So time is catching up with old Bob. I can’t keep up with the week to week grind anymore. (Mostly I can’t stand that rat Jesse Edmond, but that’s neither here nor there.) It’s short and sweet but here are my thoughts this week.
1. As it turns out, this must be the summer I disagree with everything everyone thinks about everything. It started with Mad Max: Fury Road and has found it’s way into Terminator: Genisys. I disliked the former and liked the latter. I’m not really sure where all the hatred for the newest installment to the Terminator franchise is coming from.
Sure I’ve heard the arguments:
“It deviates too far from the original story line.”- It’s kind of suppose to, it’s a reboot.
“It takes what we loved about the originals and turns them into jokes and punchlines.”- Umm… yeah that’s what makes this one funny. And “I’ll be back.” has always been a punchline.
“Arnold doesn’t look the same.”- Yeah it’s called aging, and I think they did a pretty great job at not only explaining it, but also creating a really sweet present day Arnold vs. 80’s Arnold battle.
“Arnold can’t act anymore.”- Yeah it’s such a shame a guy with so many Academy Awards has lost his skills. Get over it, he’s hilarious and probably as good as he’s been in decades.
“The story is convoluted and hard to follow.”- It’s called paying attention.
I don’t know what more you could want. Terminator 1 and 2 were gold while 3 and 4 were garbage. The first two were groundbreaking and the second two were heartbreaking. You can never recreate the “OH MY GOD” moment you have when watching the first two especially as special effects only get better over time. But following up on the last two installments, this story creates a pretty great basis for a new trilogy, while paying homage to the originals.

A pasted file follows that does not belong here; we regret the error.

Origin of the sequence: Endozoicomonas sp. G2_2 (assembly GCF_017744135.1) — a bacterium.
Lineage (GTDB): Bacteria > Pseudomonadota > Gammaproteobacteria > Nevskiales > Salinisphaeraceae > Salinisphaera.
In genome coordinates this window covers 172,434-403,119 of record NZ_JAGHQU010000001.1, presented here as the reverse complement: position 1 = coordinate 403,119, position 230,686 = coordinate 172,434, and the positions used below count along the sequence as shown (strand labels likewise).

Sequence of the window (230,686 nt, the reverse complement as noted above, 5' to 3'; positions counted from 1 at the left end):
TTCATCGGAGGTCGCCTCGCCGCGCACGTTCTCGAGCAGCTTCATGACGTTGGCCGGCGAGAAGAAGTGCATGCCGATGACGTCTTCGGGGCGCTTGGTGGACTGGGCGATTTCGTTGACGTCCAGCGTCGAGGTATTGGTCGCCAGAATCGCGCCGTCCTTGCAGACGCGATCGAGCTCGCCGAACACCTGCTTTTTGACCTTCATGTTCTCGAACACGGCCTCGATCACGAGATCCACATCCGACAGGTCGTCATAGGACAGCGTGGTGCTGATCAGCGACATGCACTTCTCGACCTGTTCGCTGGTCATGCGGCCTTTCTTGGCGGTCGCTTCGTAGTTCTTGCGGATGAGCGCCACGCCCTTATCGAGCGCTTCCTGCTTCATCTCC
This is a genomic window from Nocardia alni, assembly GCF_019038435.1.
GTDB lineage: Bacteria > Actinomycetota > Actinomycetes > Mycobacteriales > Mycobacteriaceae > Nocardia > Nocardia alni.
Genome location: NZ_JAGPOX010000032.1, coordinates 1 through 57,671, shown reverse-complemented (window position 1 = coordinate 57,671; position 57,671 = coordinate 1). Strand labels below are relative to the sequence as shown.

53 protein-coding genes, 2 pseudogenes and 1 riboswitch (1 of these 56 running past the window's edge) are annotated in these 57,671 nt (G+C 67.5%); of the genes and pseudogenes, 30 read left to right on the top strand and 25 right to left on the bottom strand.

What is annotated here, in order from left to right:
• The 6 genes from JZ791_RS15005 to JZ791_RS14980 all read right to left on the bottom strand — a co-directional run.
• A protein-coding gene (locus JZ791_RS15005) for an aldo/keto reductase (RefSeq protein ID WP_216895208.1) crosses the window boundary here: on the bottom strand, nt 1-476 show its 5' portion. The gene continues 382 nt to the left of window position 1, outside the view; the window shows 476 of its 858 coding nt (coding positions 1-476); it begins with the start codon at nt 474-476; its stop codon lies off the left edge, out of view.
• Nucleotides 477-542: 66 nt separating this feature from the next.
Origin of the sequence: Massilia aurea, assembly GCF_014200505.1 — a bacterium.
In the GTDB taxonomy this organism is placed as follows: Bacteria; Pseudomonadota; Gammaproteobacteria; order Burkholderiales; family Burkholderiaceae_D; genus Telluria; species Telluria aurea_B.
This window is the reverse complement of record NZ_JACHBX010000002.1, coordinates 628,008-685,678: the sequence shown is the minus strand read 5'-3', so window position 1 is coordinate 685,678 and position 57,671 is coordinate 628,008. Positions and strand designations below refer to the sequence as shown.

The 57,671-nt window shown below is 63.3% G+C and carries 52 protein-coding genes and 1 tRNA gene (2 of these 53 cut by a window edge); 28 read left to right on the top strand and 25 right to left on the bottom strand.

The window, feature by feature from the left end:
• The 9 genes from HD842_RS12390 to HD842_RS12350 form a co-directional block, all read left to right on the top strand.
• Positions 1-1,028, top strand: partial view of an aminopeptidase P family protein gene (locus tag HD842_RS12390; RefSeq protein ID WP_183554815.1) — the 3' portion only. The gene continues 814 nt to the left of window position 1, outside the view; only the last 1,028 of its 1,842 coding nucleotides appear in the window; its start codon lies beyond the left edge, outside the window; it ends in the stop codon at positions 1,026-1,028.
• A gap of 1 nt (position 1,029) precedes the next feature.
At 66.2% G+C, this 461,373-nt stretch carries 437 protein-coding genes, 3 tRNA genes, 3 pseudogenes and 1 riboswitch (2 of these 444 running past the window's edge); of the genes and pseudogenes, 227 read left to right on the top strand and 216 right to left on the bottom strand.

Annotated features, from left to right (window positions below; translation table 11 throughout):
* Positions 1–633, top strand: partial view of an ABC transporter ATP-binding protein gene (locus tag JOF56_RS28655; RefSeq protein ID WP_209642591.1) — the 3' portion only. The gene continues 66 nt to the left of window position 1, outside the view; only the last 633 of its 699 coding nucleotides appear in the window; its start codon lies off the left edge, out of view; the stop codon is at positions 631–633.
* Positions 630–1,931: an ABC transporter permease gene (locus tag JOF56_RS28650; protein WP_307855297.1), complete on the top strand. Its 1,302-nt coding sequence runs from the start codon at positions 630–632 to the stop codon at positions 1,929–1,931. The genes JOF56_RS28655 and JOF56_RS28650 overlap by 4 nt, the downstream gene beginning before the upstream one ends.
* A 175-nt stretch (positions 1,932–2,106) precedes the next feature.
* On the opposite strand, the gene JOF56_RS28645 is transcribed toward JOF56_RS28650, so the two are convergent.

2. HBO is just killing it right now. I’m generally posting about how great Netflix is but right now HBO deserves my attention. First, True Detective is back. Is it as good as the original, well not to this point anyway, but what is? When something is just so good and so different, you’re probably not going to get the same feeling from a second go-around, you just hope for a compelling story and good acting. (Refer to statements made in my first point.) There haven’t been any jaw dropping performances like the ones we got from Harrelson and McConaughey, but it’s still early and Colin Farrell is proving to be no slouch. Second, Tim Robbins and Jack Black are starring in The Brink, a comedy about inept government officials and operations. It’s reminiscent of a modern day Dr. Strangelove. It’s a true comedy of errors and every bit as funny as almost anything else on television right now. Lastly, they released Ballers. An interconnected web of pro football players at different stages of their career. It’s a little cheesy and pretty much Entourage for athletes, but it had Dwayne “The Rock” Johnson. Need I say more?
3. This week’s Entertainment weekly was a double issue devoted mostly to talking about the upcoming barrage of DC Universe films. I won’t lie, they look pretty awesome. I do have a question though: Can they compete with Marvel at this stage in the game? Marvel has already developed their universe, made billions of dollars, and have numerous movies in different stages of production to keep the train moving along. DC is about 10 years late to the game. After spending years trying to find their Superman and not establishing characters (other than Batman) that anyone cared about, they are full speed ahead but is it too little too late? It’s not uncommon to see kids wearing Captain America gear over the historically more popular Superman these days. The Marvel films are definitely more family friendly, while the DC counterparts are far darker in tone. While the Batman series from Christopher Nolan and Christian Bale was spectacular and made tons of money, it didn’t make Avengers money, and Nolan and Bale are no longer around. There’s always a point where the bubble bursts and superhero films will reach this point as well. You can only make so many films with budgets of hundreds of millions of dollars before a couple of duds send studio execs running for greener (and much cheaper) pasture. DC is betting heavily and trying hard to catch up, will the gamble pay off?
Thanks for reading!